Association between sesamoiditis, subclinical ultrasonographic suspensory ligament branch change and subsequent clinical injury in yearling Thoroughbreds

Plevin S, McLellan J, O'Keeffe T. Equine Vet J. 2016 Sep; 48 (5): 543-7.

REASONS FOR PERFORMING STUDY: Sesamoiditis is a common radiological finding in yearling Thoroughbreds. The condition is believed to be associated with suspensory ligament branch injury (SLBI), which is known to affect racing performance. The presence of subclinical suspensory ligament branch change (SSLBC) in untrained yearlings has not been investigated. Associations between sesamoiditis, SSLBC and subsequent SLBI would allow more accurate prognoses to be made regarding the development of SLBI. They could also provide opportunity for intervention and prevention of SLBI.

OBJECTIVES: To test our hypotheses that untrained yearling Thoroughbreds with sesamoiditis would be more likely to have ultrasonographic findings of SSLBC and those horses with concurrent sesamoiditis and SSLBC would be more likely to develop clinical suspensory ligament branch injury with training.

STUDY DESIGN: Prospective, cohort, observational study.

METHODS: Yearling Thoroughbreds located at a single training centre were evaluated at the onset of their training careers and for the next 9 months. Radiographic and ultrasonographic examination of bilateral forelimb proximal sesamoid bones and suspensory ligament branches was performed.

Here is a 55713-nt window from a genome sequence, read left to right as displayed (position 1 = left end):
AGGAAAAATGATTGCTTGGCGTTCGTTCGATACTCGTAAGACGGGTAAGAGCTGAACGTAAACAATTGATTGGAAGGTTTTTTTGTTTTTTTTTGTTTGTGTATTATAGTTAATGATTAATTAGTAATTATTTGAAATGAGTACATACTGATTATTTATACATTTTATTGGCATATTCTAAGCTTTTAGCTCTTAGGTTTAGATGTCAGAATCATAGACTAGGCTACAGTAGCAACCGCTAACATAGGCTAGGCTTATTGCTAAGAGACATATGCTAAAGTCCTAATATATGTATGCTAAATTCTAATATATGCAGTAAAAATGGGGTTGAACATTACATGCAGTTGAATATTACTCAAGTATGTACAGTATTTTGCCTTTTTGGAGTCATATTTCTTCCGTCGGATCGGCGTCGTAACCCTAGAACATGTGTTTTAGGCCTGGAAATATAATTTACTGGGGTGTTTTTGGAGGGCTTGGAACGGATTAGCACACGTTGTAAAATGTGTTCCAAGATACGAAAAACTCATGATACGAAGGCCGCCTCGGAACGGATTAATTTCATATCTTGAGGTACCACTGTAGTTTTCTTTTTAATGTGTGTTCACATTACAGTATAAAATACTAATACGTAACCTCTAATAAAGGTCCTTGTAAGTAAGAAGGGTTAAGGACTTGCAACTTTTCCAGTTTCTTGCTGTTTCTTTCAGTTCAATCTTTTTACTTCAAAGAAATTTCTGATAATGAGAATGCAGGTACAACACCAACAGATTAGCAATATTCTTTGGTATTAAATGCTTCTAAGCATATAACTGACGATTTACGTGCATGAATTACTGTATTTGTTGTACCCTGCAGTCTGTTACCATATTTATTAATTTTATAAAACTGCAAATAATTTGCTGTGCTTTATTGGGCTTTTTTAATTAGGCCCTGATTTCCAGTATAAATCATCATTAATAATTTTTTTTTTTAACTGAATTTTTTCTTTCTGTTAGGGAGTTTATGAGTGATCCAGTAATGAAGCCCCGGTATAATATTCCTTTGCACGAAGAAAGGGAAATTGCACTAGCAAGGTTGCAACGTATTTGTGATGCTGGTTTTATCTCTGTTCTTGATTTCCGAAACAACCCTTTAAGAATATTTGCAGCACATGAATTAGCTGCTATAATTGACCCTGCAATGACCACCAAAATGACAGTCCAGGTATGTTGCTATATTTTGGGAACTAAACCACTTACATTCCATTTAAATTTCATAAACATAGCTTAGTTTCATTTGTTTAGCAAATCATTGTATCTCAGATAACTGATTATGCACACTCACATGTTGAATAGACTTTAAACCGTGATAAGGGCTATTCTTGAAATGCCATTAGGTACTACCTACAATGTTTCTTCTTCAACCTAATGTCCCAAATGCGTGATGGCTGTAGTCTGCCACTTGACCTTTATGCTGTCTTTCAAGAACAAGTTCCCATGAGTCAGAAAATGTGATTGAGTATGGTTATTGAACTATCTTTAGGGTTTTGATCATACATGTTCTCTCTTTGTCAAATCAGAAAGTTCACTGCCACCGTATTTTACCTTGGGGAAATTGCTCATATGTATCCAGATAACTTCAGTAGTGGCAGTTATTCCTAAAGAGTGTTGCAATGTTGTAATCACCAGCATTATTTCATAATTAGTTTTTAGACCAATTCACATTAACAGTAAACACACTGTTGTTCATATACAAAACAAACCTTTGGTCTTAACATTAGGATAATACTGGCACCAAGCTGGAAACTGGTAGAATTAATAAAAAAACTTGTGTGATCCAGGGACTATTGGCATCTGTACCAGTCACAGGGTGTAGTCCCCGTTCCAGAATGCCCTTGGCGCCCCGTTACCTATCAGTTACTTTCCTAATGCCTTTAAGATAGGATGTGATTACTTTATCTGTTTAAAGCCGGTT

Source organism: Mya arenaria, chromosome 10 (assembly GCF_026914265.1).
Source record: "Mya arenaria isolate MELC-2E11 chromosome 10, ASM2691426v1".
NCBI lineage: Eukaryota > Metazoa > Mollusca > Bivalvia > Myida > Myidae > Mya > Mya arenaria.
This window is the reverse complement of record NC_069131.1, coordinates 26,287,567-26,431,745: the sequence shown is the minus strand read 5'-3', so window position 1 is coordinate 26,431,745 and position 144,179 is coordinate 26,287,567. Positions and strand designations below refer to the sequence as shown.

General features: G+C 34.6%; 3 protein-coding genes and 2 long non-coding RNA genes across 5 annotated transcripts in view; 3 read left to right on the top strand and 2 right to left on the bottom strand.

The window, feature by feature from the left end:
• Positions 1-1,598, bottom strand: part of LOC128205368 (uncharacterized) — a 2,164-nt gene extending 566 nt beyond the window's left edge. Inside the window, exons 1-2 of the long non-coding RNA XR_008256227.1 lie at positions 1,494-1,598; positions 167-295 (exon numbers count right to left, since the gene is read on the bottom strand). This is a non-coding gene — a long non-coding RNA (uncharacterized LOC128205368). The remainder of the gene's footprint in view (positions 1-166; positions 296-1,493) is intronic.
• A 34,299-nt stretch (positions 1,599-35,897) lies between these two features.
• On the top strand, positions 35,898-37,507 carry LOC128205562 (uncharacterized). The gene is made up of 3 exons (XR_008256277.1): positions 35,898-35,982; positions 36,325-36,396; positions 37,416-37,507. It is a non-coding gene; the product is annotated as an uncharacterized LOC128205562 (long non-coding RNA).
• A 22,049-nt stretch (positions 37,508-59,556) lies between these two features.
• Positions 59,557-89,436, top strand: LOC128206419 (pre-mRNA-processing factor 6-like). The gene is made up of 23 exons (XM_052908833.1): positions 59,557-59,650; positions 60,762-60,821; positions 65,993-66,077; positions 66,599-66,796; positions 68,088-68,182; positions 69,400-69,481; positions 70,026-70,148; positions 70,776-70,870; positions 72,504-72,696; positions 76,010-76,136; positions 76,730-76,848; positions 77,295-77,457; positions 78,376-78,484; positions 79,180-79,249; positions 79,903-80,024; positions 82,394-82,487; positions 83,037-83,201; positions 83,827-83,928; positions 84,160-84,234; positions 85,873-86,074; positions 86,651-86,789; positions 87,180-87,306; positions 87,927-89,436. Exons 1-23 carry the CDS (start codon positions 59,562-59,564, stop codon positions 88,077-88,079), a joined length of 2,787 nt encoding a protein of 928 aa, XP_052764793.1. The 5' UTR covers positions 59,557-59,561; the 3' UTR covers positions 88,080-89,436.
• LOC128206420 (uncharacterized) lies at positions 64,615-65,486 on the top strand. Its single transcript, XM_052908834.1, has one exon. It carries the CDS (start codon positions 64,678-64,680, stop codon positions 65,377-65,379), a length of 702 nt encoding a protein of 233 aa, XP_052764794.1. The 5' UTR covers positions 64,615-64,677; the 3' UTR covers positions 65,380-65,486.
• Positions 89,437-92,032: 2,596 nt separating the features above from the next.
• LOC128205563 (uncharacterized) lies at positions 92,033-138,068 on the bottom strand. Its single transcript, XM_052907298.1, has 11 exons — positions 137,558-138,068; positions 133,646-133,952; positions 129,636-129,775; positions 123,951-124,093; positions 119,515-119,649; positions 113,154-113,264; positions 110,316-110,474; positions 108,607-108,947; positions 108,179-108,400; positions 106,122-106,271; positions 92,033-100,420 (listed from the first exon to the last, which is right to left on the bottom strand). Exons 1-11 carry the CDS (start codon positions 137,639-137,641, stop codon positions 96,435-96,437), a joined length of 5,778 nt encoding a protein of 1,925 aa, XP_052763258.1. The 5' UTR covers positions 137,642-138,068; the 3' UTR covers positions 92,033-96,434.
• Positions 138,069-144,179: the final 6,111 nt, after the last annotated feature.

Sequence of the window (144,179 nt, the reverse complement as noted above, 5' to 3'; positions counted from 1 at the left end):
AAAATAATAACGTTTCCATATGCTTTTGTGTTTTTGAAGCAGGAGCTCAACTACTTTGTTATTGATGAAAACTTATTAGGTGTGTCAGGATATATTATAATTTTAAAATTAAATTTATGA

RESULTS: Fifty horses were eligible, resulting in 200 forelimb sesamoid/suspensory ligament branch pairs. A significant relationship existed between possibly significant (PS) sesamoiditis and PS SSLBC (P<0.001). The odds ratio of sesamoids with PS sesamoiditis also demonstrating concurrent PS SSLBC was 5.1 (95% confidence interval 2.68-9.70, P<0.001). A significant relationship also existed between the concurrent presence of PS sesamoiditis and PS SSLBC and the subsequent development of clinical signs of SLBI (P<0.001, odds ratio 11.7, 95% confidence interval 4.1-33.4).

CONCLUSIONS: The associations identified in this study highlight the importance of ultrasonographic examination of suspensory ligament branches in horses with PS sesamoiditis. This information should allow more accurate prognostic advice regarding potential SLBI development and also provide opportunities for intervention and prevention of clinical SLBI.